Since consciousness of being in the scene is their dominant element of realism, and a very powerful one, these processes are most effective when the observer seems to be moving through the scene—automobile rides, roller coasters, and the like—or when panorama elements are involved where the action is fast-moving—chases on horseback, battle scenes, and distance shots. In such scenes the observer is engulfed in a dynamic world of vision nearly to the point of accepting it as reality. The wide screen is least effective when the central focus of attention is on a small area of action against a motionless background—scenes in a room, the intimate close-up. Under these conditions any action in the wide surrounding area is a distraction.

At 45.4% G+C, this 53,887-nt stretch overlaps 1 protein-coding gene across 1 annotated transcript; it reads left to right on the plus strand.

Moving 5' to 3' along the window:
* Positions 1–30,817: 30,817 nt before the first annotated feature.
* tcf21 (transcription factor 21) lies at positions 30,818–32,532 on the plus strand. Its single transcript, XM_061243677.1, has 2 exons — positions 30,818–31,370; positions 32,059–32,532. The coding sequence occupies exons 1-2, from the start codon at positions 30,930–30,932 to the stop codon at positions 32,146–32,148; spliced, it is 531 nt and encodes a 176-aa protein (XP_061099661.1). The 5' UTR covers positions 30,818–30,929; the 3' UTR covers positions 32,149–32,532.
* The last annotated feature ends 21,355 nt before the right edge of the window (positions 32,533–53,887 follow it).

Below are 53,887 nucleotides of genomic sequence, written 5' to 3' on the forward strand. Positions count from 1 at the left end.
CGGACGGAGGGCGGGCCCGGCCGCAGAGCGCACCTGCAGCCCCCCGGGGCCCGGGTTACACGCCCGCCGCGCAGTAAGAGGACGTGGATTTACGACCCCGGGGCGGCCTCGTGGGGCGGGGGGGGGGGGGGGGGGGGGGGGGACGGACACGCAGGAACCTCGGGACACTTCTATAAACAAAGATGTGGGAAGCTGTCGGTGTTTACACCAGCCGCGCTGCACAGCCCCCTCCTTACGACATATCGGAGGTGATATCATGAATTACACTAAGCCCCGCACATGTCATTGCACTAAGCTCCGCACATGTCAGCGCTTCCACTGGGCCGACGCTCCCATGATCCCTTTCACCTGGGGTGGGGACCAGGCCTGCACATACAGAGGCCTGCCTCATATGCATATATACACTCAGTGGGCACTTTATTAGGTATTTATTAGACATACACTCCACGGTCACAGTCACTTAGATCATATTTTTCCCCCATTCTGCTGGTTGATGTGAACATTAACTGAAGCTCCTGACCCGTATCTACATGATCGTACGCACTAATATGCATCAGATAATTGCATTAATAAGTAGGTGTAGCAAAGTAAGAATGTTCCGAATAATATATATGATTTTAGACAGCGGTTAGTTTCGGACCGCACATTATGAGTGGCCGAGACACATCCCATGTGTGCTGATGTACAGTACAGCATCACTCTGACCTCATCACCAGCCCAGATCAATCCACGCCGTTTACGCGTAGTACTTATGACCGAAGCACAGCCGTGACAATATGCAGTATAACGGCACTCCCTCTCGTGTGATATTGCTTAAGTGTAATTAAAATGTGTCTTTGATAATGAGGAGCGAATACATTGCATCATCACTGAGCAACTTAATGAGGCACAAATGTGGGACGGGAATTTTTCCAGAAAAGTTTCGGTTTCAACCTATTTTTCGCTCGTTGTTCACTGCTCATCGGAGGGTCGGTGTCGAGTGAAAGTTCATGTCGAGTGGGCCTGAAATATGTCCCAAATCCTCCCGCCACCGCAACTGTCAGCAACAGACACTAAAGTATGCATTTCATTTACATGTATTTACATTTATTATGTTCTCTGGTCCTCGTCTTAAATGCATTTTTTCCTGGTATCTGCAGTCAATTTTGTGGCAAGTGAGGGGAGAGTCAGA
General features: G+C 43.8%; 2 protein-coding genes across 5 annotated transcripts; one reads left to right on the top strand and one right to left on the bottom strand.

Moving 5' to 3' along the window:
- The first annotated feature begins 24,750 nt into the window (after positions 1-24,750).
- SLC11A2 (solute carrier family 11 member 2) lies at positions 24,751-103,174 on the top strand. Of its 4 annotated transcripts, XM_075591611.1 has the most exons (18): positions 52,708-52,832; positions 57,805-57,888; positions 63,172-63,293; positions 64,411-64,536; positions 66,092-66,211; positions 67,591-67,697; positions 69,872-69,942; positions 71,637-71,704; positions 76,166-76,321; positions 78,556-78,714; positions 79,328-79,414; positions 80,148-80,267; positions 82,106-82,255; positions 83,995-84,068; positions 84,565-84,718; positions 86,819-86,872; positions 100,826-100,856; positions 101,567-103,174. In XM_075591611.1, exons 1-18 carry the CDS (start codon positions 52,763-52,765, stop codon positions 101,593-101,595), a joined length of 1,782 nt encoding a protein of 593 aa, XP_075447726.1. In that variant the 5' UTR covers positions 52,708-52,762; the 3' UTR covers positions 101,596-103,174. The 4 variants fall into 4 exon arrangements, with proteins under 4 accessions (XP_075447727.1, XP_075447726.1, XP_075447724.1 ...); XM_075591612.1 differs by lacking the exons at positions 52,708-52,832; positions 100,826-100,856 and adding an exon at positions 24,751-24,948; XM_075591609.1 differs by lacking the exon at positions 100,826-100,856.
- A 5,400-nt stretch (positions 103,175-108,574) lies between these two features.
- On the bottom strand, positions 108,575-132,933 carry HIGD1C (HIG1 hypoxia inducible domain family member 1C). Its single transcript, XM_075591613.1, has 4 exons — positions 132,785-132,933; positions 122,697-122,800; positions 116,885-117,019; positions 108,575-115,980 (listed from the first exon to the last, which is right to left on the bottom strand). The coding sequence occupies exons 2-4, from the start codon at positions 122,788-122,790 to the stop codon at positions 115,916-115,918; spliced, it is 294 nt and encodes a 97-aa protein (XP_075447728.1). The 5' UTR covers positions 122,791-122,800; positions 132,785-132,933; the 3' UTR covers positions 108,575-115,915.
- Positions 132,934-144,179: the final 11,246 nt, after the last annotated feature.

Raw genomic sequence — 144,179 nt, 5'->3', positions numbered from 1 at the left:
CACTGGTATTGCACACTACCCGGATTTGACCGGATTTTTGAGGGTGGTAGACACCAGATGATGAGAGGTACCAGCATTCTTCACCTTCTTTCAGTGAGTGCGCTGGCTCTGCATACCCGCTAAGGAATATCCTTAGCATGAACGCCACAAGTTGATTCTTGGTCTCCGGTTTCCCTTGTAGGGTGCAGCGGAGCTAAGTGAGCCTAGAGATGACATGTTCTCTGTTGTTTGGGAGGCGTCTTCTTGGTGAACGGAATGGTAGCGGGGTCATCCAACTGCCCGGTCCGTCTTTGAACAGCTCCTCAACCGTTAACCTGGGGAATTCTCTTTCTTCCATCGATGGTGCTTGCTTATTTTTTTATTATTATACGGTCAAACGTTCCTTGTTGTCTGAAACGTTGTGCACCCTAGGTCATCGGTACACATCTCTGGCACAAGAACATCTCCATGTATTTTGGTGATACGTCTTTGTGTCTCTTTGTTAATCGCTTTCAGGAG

Both Cinerama and Cinemascope avoid the technical problems of 3-D. The question of visual discomfort does not arise. The distortions of shape are those of the ordinary movie. But they do create some problems of their own. Cinerama has borderline trouble and differences in color between the pictures, synchronization problems, and, of course, triple expenses and triple breakdown dangers. Furthermore, for the full effect of immersion in the scene the size of the audience is necessarily limited. For observers on the side, distortions in the form of narrow people and scenes can be very great. It would seem that at best Cinerama is a special spectacle for a few theaters in large cities. Its expenses are too great for the small-town circuits. Cinemascope is in a sense a compromise. It sacrifices some screen width over Cinerama and thus lowers the peripheral effect, but in return gains in simplicity and in lower cost by requiring only one camera and projector. Of all these processes its use will cause the least disturbance to the industry.